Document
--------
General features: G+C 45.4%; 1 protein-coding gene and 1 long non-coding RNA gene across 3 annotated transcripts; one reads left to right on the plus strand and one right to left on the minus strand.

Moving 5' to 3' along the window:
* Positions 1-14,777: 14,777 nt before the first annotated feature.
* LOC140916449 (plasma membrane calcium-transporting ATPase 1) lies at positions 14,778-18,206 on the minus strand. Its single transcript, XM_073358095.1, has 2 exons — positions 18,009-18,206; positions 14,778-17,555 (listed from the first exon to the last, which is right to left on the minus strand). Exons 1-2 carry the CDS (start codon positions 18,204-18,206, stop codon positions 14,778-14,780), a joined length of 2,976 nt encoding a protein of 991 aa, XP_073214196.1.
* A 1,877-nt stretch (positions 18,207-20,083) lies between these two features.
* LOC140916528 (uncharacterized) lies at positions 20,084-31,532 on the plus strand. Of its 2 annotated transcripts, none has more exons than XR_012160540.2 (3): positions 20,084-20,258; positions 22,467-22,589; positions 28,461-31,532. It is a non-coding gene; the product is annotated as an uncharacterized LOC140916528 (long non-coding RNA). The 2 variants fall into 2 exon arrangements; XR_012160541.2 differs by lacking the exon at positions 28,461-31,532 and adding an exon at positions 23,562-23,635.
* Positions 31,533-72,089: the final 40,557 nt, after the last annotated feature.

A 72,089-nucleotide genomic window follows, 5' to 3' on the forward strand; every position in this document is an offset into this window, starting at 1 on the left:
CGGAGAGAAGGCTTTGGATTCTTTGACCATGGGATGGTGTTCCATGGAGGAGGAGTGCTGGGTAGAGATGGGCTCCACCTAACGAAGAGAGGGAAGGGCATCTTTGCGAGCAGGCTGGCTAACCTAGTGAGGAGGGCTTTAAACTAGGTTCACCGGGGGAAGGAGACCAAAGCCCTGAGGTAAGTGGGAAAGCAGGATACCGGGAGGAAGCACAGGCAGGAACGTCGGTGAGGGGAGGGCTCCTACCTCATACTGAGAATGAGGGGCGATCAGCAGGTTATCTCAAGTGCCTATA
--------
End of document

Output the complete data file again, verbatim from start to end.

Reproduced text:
General features: G+C 45.4%; 1 protein-coding gene and 1 long non-coding RNA gene across 3 annotated transcripts; one reads left to right on the plus strand and one right to left on the minus strand.

Moving 5' to 3' along the window:
* Positions 1-14,777: 14,777 nt before the first annotated feature.
* LOC140916449 (plasma membrane calcium-transporting ATPase 1) lies at positions 14,778-18,206 on the minus strand. Its single transcript, XM_073358095.1, has 2 exons — positions 18,009-18,206; positions 14,778-17,555 (listed from the first exon to the last, which is right to left on the minus strand). Exons 1-2 carry the CDS (start codon positions 18,204-18,206, stop codon positions 14,778-14,780), a joined length of 2,976 nt encoding a protein of 991 aa, XP_073214196.1.
* A 1,877-nt stretch (positions 18,207-20,083) lies between these two features.
* LOC140916528 (uncharacterized) lies at positions 20,084-31,532 on the plus strand. Of its 2 annotated transcripts, none has more exons than XR_012160540.2 (3): positions 20,084-20,258; positions 22,467-22,589; positions 28,461-31,532. It is a non-coding gene; the product is annotated as an uncharacterized LOC140916528 (long non-coding RNA). The 2 variants fall into 2 exon arrangements; XR_012160541.2 differs by lacking the exon at positions 28,461-31,532 and adding an exon at positions 23,562-23,635.
* Positions 31,533-72,089: the final 40,557 nt, after the last annotated feature.

A 72,089-nucleotide genomic window follows, 5' to 3' on the forward strand; every position in this document is an offset into this window, starting at 1 on the left:
CGGAGAGAAGGCTTTGGATTCTTTGACCATGGGATGGTGTTCCATGGAGGAGGAGTGCTGGGTAGAGATGGGCTCCACCTAACGAAGAGAGGGAAGGGCATCTTTGCGAGCAGGCTGGCTAACCTAGTGAGGAGGGCTTTAAACTAGGTTCACCGGGGGAAGGAGACCAAAGCCCTGAGGTAAGTGGGAAAGCAGGATACCGGGAGGAAGCACAGGCAGGAACGTCGGTGAGGGGAGGGCTCCTACCTCATACTGAGAATGAGGGGCGATCAGCAGGTTATCTCAAGTGCCTATA